Saturday, July 14, 2007
One famous corpse
Baron Joseph Henry Louis Charles De Palm created a big stink in more ways than one in “Little Washington," Pa., in 1876.
The Austrian immigrant who died penniless in New York made national headlines that year when he became the first person to be cremated in a crematory in the United States in the small town named after the nation’s first president.
He had stated in his will that he wanted to be cremated in a style that would blend Eastern and Western traditions, but, it took his estate six months to carry out his wishes.
New York refused to burn his body at a time when the moral majority thought it would be a slap in Christianity’s face to do anything other than place the dead six feet underground in a cemetery.
De Palm was part of the early Theosophical movement that wanted to create an equal opportunity brotherhood of humanity to investigate the mysteries of nature. His friends made arrangements to make the long trip to Washington by boat, train and wagon after they heard about Dr. Francis Julius LeMoyne, and his crematory project.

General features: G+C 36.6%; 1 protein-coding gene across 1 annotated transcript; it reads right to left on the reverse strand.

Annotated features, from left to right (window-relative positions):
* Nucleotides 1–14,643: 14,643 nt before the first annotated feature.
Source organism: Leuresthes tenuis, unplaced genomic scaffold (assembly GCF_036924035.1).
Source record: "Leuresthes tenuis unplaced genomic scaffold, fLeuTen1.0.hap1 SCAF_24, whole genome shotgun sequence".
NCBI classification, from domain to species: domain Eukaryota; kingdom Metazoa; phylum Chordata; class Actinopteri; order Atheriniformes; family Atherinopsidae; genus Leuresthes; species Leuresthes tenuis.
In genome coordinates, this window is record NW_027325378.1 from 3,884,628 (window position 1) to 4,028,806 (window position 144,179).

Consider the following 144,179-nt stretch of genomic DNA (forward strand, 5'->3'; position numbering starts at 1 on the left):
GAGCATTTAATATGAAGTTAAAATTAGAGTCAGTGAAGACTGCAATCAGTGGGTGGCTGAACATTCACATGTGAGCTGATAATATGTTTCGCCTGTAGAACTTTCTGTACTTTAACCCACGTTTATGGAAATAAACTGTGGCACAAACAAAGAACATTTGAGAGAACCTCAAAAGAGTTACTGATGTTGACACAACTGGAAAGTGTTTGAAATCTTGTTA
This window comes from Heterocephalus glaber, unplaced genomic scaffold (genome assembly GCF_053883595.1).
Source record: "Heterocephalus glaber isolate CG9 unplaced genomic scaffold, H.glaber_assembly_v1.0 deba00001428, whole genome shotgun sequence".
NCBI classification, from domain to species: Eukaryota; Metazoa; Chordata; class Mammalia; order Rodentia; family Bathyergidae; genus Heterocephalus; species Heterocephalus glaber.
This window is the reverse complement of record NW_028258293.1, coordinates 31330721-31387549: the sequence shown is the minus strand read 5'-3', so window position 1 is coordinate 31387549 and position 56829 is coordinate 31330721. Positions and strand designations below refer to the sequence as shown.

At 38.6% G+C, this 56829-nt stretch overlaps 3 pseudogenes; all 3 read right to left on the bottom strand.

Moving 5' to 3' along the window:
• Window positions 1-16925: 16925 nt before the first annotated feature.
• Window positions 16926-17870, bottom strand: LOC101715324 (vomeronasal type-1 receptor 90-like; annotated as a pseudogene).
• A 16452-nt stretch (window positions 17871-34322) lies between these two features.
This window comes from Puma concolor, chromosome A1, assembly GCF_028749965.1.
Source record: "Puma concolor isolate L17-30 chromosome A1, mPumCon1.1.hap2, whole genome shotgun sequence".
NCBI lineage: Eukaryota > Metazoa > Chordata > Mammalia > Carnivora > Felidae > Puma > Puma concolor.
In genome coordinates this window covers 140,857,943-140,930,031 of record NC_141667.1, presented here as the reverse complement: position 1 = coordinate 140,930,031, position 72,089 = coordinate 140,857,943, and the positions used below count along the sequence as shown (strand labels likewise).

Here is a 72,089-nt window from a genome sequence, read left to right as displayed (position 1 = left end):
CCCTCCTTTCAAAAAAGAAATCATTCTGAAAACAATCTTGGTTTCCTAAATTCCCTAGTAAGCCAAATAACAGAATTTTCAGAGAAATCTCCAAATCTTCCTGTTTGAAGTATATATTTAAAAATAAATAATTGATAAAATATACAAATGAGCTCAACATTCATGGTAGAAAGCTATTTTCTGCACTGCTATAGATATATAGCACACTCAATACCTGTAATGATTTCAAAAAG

LeMoyne was a physician, humanitarian, farmer, scientist and inventor who had earlier opened his home to the Underground Railroad. The over-achiever was among the first people to link death and illness to the pollution of groundwater from decomposing bodies at cemeteries.
So he built a 30-by-20-foot red brick building with two rooms for cremations at his property on Gallows Hill, where executions by hanging had once been carried out.
Journalists and onlookers gathered in Washington from around the world to witness De Palm's body turn to ashes. Strange-colored smoke rose from the chimneys, creating a putrid smell that later turned sweet because of the flowers, herbs and pine branches that had been placed around his body.
LeMoyne would become the third person to be turned to dust at the facility that closed in 1900 after 42 cremations.
Located on South Main Street at the edge of Washington, the building still stands, and is open for tours between 2 and 4 p.m. on the second Saturday of the month between May and September. It’s operated by the Washington County Historical Society, which uses LeMoyne’s stately stone house as its headquarters.